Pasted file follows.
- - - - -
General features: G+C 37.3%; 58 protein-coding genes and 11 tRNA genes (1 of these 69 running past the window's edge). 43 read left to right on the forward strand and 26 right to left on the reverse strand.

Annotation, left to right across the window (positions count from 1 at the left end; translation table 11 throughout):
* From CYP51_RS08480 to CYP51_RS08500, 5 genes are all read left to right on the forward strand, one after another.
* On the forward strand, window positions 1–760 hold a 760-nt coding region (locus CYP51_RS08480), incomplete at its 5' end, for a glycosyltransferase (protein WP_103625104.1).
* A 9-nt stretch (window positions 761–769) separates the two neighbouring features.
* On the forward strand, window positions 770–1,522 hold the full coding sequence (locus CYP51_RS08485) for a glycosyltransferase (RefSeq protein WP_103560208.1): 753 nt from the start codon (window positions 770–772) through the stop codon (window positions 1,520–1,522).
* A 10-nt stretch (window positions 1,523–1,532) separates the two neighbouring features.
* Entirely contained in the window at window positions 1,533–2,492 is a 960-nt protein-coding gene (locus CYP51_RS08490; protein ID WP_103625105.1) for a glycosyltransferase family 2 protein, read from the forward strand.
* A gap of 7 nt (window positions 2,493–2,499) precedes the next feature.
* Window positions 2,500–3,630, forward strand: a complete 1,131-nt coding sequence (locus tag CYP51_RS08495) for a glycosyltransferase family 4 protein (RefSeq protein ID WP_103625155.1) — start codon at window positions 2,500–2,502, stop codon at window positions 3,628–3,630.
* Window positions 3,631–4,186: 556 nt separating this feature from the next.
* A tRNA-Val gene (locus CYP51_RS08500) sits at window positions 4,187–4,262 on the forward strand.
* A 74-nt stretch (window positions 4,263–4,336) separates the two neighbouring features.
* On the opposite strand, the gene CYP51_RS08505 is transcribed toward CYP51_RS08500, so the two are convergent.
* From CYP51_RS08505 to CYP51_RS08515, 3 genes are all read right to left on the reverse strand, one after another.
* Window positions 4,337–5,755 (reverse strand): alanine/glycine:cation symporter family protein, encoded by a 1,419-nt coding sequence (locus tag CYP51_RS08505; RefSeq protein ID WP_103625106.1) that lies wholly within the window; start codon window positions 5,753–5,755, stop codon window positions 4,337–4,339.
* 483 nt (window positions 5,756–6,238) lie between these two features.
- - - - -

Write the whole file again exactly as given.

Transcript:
General features: G+C 37.3%; 58 protein-coding genes and 11 tRNA genes (1 of these 69 running past the window's edge). 43 read left to right on the forward strand and 26 right to left on the reverse strand.

Annotation, left to right across the window (positions count from 1 at the left end; translation table 11 throughout):
* From CYP51_RS08480 to CYP51_RS08500, 5 genes are all read left to right on the forward strand, one after another.
* On the forward strand, window positions 1–760 hold a 760-nt coding region (locus CYP51_RS08480), incomplete at its 5' end, for a glycosyltransferase (protein WP_103625104.1).
* A 9-nt stretch (window positions 761–769) separates the two neighbouring features.
* On the forward strand, window positions 770–1,522 hold the full coding sequence (locus CYP51_RS08485) for a glycosyltransferase (RefSeq protein WP_103560208.1): 753 nt from the start codon (window positions 770–772) through the stop codon (window positions 1,520–1,522).
* A 10-nt stretch (window positions 1,523–1,532) separates the two neighbouring features.
* Entirely contained in the window at window positions 1,533–2,492 is a 960-nt protein-coding gene (locus CYP51_RS08490; protein ID WP_103625105.1) for a glycosyltransferase family 2 protein, read from the forward strand.
* A gap of 7 nt (window positions 2,493–2,499) precedes the next feature.
* Window positions 2,500–3,630, forward strand: a complete 1,131-nt coding sequence (locus tag CYP51_RS08495) for a glycosyltransferase family 4 protein (RefSeq protein ID WP_103625155.1) — start codon at window positions 2,500–2,502, stop codon at window positions 3,628–3,630.
* Window positions 3,631–4,186: 556 nt separating this feature from the next.
* A tRNA-Val gene (locus CYP51_RS08500) sits at window positions 4,187–4,262 on the forward strand.
* A 74-nt stretch (window positions 4,263–4,336) separates the two neighbouring features.
* On the opposite strand, the gene CYP51_RS08505 is transcribed toward CYP51_RS08500, so the two are convergent.
* From CYP51_RS08505 to CYP51_RS08515, 3 genes are all read right to left on the reverse strand, one after another.
* Window positions 4,337–5,755 (reverse strand): alanine/glycine:cation symporter family protein, encoded by a 1,419-nt coding sequence (locus tag CYP51_RS08505; RefSeq protein ID WP_103625106.1) that lies wholly within the window; start codon window positions 5,753–5,755, stop codon window positions 4,337–4,339.
* 483 nt (window positions 5,756–6,238) lie between these two features.